Tuesday, May 28, 2013
Visit to Smith Gilbert Gardens, May 21, 2013 by Julie Ross. Photos by Fred Kinnard
Smith Gilbert Gardens is 13 acres of peace. Located in busy Kennesaw, its heart beats with love and gentleness. We have gone to many hidden places to find wild specimens, but SGG calls out to us. In one place, you can visit an historic home, outdoor sculpture, vegetable beds, and the gardens. And it is the gardens, of course, that are so magnificent.
For those of you who may not know, the house and gardens are a work of love by our own Dr. Bob Gilbert and his late partner Richard Smith. In 30+ years, they changed a bedraggled site that was falling apart to one brimming with life and beauty.
We had the insight of a long-time guide, Jo-Evelyn Morris, while we took our tour. Her stories and comments made the tour even more enlightening. This garden has a birthplace, and Jo-Evelyn took us there. At the edge of the birthplace are five Tibetan prayer flags inscribed with messages that are meant to bring happiness, long life and prosperity to those in their vicinity. The colors represent the elements of earth, water, fire, cloud and sky. As the soft cloth tatters in the breeze, printed prayers float into the world.
As we moved about the gardens, we saw the perennial garden and Knowlton Meadow. We also saw the Japanese Maple Grove, with its 30 varieties of the medium-sized tree, and the Camellia Garden. They all are full of ideas and plants for the home gardener to try. One idea that was popular with us was using wrought-iron stakes to hold up heavy peony heads.
One of the most esthetic sites is the Mulberry Bowl. There is a gorgeous mulberry tree there that you could look at for hours. It has the marks of a long and challenging life. The mulberry is considered a trash tree, but this example shows how wrong that notion is. As if to confirm this, there is a sculpture titled “Respite,” which is situated across from the tree and appears to be staring at it. The site’s mulberry is a very old tree, but here’s hoping it endures for many more years.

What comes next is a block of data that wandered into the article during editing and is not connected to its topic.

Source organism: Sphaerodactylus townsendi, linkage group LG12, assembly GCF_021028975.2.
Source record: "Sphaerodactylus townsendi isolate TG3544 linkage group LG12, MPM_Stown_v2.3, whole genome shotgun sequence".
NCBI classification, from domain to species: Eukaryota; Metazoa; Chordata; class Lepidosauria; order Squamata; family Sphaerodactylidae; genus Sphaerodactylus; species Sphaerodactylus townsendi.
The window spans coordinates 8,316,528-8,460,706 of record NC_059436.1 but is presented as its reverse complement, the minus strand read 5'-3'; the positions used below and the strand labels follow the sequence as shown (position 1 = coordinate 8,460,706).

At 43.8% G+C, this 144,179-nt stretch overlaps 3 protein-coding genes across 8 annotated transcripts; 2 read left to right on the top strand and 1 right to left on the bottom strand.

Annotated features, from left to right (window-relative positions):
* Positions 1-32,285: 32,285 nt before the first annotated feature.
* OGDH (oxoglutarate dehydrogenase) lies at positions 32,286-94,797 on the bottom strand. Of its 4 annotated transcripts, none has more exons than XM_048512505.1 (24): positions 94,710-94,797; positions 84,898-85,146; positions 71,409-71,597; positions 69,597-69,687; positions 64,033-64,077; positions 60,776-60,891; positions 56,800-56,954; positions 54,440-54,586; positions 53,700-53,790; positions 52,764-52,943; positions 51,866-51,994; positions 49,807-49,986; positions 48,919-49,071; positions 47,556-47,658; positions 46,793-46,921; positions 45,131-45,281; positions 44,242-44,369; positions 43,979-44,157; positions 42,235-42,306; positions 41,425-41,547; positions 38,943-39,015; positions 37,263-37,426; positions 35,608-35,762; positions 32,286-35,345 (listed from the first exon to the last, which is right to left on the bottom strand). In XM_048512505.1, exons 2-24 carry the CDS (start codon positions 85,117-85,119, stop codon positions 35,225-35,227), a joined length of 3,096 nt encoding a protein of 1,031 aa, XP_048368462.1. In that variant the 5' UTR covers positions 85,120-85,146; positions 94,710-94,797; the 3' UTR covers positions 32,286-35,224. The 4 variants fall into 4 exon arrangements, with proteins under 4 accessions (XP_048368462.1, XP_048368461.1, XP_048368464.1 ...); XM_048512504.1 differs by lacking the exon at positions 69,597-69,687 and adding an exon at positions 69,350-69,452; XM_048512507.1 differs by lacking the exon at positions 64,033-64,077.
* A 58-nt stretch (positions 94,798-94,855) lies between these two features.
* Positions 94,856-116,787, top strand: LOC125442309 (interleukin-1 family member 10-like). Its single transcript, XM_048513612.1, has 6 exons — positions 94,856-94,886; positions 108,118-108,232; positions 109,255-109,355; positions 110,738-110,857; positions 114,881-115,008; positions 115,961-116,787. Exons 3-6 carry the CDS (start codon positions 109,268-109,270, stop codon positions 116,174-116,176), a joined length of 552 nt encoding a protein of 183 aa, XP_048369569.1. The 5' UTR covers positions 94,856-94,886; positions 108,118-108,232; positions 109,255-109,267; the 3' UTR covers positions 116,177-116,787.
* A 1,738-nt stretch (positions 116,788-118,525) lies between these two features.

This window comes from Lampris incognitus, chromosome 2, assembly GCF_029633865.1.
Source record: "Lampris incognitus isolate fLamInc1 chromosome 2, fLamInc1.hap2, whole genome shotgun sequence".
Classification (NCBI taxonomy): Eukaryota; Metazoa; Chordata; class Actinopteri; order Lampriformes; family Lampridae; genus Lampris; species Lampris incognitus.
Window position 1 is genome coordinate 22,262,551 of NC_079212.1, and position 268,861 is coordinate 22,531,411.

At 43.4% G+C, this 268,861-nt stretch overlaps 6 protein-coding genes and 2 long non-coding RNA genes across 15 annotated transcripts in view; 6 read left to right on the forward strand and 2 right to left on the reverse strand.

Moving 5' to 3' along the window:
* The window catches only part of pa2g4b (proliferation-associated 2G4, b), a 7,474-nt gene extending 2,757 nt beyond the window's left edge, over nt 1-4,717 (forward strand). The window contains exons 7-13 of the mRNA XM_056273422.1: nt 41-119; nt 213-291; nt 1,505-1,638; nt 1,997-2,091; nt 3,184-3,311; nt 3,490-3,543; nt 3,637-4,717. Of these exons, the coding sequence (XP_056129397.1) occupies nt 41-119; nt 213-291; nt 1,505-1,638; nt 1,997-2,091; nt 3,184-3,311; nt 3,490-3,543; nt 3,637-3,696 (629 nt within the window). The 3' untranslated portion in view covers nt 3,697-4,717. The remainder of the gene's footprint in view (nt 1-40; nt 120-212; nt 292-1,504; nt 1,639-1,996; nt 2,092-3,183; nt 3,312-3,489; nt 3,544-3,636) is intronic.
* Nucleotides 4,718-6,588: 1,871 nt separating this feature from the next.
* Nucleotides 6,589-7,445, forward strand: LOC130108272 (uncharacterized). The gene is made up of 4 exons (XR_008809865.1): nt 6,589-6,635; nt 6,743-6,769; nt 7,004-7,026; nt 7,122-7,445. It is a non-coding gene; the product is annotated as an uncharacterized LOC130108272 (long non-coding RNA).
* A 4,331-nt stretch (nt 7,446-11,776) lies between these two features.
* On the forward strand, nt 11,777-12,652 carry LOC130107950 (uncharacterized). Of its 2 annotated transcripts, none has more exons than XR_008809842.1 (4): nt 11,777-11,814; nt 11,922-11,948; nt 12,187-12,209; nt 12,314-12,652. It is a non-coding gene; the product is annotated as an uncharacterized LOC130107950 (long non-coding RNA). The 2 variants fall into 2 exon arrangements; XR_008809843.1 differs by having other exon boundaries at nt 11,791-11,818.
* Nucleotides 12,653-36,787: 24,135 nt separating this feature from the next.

The Rock Garden is not to be missed, either. It is modeled after a garden in Scotland, but transformed into a garden that would flourish in our tropical climate. There are low-growing plants, sculpture, a tea house, and stately koi that swim in the ponds and waterfall.
The Rose Garden is part of the Cedar Field and offers a rest after walking through the gardens. The roses are spectacular, with fragrance and beauty that people have loved for centuries. There are dozens of varieties of roses in this garden and right now the roses are at their peak. It is a gorgeous sight to see.
The Bonsai Garden comes at the end of the tour, and it is worth the wait. This Bonsai Garden is the only one of its kind displayed publicly in the state of Georgia. Each tree tells a story, but you have to listen closely to hear it.
In all, a day spent touring SGG is a day well spent. You will finish the day filled with a sense of beauty and free of stress.